Team Rynkeby documentary shown on national television in Denmark in the autumn 2016.
TR Press UK - 01-07-2018
We can put Otto’s cancer behind us when we reunite in Paris
When Jussi Malinen reunites with his family in Paris on Saturday, it’s not just Team Rynkeby’s annual bike ride to the French capital that is completed. The reunion also marks the end of his five-year-old son’s cancer treatment.
Stage 1, Lübeck: For most Team Rynkeby riders, the trip to Paris has only just begun. But for Jussi Malinen from Team Rynkeby – God Morgon Jyväskylä, it will soon have been underway for a week.
The 41-year-old father of three kissed his wife and children farewell in front of their home in Joensuu in the eastern part of Finland on Monday and then got in the saddle to cycle the more than 140 km to Kuopio University Hospital.
The hospital was the family’s home for almost 200 days when the middle son – the now five-year-old Otto – was diagnosed two and a half years ago with acute lymphoblastic leukaemia (ALL).
Otto’s treatment was completed in May, and that was to be marked with a small two-day detour around the hospital before he formally started the tour with his teammates in Jyväskylä on Wednesday.
“It has been a dream for us that I should do this. Ever since I first learned about Team Rynkeby – God Morgon, my wife, Liisa, and I have been talking about a trip to Paris that would be the right way to conclude Otto’s treatment,” says Jussi Malinen.
“For us this is a family event. We’ve planned the trip for almost two years – during the long hospital admissions we talked about how Otto’s treatment was to end with a trip to Paris and Disneyland together with his older brother, Aleksi (7). The trip to Paris completes a chapter in our lives and allows us to look ahead,” he continues.
Tough on the family
Otto's cancer was discovered when he suddenly began to develop bruises on his entire body for no apparent reason. The doctors initially estimated that Otto had good chances of survival, but the treatment was tough on the whole family.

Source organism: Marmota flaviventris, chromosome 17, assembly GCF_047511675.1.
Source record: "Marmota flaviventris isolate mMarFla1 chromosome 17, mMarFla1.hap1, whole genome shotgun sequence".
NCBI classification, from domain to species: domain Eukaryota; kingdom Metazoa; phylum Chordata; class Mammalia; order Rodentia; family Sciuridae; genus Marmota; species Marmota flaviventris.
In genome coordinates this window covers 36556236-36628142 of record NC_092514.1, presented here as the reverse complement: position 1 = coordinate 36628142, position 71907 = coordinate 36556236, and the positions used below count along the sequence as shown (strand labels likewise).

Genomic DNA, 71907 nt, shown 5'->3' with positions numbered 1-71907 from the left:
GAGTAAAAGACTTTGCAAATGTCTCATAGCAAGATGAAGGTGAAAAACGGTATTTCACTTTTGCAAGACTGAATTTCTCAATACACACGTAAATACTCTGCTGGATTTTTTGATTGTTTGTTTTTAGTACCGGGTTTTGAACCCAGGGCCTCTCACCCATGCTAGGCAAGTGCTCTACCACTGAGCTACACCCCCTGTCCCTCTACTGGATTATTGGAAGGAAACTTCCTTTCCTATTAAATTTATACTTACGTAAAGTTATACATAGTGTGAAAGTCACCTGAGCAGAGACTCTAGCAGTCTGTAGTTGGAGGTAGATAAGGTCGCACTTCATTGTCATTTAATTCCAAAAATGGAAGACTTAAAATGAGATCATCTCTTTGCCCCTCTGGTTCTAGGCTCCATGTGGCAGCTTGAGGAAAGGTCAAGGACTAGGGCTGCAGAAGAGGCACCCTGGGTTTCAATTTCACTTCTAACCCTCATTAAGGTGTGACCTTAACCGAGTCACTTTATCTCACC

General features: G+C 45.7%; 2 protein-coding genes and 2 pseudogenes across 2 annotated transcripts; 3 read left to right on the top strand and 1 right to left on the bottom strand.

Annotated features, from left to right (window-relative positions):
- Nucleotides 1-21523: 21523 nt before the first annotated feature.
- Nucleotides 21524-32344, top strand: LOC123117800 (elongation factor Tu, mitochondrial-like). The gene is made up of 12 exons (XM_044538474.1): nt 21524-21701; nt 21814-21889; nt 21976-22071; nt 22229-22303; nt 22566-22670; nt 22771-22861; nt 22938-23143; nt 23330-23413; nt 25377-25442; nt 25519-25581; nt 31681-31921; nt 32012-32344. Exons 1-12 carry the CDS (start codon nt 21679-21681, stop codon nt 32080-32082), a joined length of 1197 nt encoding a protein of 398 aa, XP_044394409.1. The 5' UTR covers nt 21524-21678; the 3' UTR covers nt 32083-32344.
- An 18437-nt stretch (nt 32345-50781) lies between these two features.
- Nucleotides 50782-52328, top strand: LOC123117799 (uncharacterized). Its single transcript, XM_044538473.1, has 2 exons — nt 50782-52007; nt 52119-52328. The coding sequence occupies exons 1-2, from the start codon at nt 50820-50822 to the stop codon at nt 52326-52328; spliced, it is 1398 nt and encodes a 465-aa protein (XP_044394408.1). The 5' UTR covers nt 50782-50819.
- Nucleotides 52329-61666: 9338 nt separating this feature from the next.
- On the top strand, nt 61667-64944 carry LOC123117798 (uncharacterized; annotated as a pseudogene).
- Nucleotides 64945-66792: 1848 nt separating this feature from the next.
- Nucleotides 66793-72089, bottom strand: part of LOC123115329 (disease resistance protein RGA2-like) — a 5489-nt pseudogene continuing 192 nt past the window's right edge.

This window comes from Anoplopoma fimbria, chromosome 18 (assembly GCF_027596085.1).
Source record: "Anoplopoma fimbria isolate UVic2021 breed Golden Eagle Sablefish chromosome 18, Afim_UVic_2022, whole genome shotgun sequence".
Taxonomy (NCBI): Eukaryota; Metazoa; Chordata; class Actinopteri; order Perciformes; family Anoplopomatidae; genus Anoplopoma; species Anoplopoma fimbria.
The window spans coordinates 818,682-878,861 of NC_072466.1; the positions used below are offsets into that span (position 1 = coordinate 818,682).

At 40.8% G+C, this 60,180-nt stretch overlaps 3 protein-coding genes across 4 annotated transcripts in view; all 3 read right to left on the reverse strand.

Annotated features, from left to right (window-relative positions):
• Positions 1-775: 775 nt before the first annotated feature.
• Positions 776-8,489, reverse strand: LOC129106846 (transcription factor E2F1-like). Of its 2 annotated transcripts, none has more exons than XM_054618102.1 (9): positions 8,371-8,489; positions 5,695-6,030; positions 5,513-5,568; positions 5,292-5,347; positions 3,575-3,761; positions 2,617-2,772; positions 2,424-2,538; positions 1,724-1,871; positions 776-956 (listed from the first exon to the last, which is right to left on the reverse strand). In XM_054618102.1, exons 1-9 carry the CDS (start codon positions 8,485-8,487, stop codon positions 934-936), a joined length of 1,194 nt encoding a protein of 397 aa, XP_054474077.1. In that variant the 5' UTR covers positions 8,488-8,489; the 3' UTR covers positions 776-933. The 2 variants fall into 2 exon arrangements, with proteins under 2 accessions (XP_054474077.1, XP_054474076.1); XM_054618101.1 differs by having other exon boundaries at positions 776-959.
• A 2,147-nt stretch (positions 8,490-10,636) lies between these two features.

“In a moment, our whole world was turned upside down,” he says.
“Otto had a lot of infections, which was hard enough in itself. But when a child gets cancer, the family is also often divided. While Otto was hospitalized, my wife and I lived two nearly separate lives. While one of us was in the hospital with Otto, the other was at home with Aleksi. It’s tough on a family,” says Jussi Malinen.
Where the money comes from
When Otto had been in treatment for a year, Jussi Malinen attended a network meeting of the Finnish Children’s Cancer organization Sylva, together with other fathers of children with cancer. It was at that meeting that he first learned about Team Rynkeby – God Morgon and the charity bike team’s amazing work for Finnish children with cancer.
“I am very impressed by how good the treatment is for children with cancer is in Finland, and I know how important Sylva’s work is for the families who are affected. But I didn’t know where the money came from before I heard about Team Rynkeby – God Morgon,” he says.
“I knew right away that I had to be part of the cycling team when Otto’s treatment had ended. My wife and I therefore agreed that when I rode to Paris, the family would travel there,” he says, and is clearly touched by what will await him when Team Rynkeby arrives in Paris on Saturday.
“It’s so close now – it’s going to be amazing,” he says.
This story has been translated into English by Semantix Translations Denmark A/S.